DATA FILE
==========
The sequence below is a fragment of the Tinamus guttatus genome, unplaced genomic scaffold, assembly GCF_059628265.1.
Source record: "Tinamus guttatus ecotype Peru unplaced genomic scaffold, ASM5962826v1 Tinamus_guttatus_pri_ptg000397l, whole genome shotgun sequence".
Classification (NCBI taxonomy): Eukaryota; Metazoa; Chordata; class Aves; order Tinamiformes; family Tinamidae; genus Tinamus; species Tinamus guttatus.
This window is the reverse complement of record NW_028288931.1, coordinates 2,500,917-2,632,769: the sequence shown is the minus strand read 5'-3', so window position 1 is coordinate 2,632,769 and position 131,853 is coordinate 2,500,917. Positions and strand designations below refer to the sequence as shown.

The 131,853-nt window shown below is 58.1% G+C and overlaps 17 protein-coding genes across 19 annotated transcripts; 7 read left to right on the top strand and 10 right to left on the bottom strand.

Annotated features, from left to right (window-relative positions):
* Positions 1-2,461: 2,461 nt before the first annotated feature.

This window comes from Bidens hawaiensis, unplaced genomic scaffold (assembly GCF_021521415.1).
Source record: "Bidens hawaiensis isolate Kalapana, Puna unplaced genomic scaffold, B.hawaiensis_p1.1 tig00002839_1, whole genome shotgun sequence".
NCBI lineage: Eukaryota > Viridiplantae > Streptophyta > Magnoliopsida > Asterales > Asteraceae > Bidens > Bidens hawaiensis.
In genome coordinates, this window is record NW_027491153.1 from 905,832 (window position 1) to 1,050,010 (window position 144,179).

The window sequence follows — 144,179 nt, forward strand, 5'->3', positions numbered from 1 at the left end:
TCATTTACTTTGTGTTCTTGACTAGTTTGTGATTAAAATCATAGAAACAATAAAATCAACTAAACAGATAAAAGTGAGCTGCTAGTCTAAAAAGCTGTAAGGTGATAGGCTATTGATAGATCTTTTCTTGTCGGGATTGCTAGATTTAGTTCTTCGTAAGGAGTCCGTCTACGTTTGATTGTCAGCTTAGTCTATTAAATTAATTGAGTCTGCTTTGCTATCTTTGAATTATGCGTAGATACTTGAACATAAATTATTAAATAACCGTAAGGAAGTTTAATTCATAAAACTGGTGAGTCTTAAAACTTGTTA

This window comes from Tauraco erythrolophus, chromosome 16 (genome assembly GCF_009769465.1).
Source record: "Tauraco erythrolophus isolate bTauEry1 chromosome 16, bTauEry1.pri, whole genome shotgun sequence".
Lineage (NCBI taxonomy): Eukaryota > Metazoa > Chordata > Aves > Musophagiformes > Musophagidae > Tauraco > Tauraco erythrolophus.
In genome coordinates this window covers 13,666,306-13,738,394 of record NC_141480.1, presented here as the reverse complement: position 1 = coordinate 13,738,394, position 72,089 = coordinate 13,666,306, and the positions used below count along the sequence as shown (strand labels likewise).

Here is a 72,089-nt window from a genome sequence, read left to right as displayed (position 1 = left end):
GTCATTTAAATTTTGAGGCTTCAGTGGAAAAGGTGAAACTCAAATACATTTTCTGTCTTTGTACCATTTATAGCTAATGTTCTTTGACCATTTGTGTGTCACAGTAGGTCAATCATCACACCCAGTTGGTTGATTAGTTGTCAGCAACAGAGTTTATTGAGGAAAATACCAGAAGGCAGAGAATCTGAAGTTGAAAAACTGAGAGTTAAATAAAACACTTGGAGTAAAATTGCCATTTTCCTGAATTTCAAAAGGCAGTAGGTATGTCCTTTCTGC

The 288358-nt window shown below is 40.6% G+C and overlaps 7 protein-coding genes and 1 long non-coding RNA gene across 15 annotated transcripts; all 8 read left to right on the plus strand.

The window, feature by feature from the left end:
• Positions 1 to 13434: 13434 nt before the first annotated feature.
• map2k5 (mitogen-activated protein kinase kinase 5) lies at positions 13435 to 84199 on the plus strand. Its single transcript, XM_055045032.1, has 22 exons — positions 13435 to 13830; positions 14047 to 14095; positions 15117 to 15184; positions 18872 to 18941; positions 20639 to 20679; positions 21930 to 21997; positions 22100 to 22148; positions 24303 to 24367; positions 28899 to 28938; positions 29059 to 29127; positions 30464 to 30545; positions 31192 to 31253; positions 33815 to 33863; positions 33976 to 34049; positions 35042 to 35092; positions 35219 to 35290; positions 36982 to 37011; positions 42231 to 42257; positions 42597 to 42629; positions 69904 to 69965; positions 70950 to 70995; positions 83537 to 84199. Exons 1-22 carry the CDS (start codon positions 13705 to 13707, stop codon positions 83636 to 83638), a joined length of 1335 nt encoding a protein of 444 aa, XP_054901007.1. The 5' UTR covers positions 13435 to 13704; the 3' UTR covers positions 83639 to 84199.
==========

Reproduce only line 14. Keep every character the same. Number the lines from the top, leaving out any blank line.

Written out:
This window comes from Tauraco erythrolophus, chromosome 16 (genome assembly GCF_009769465.1).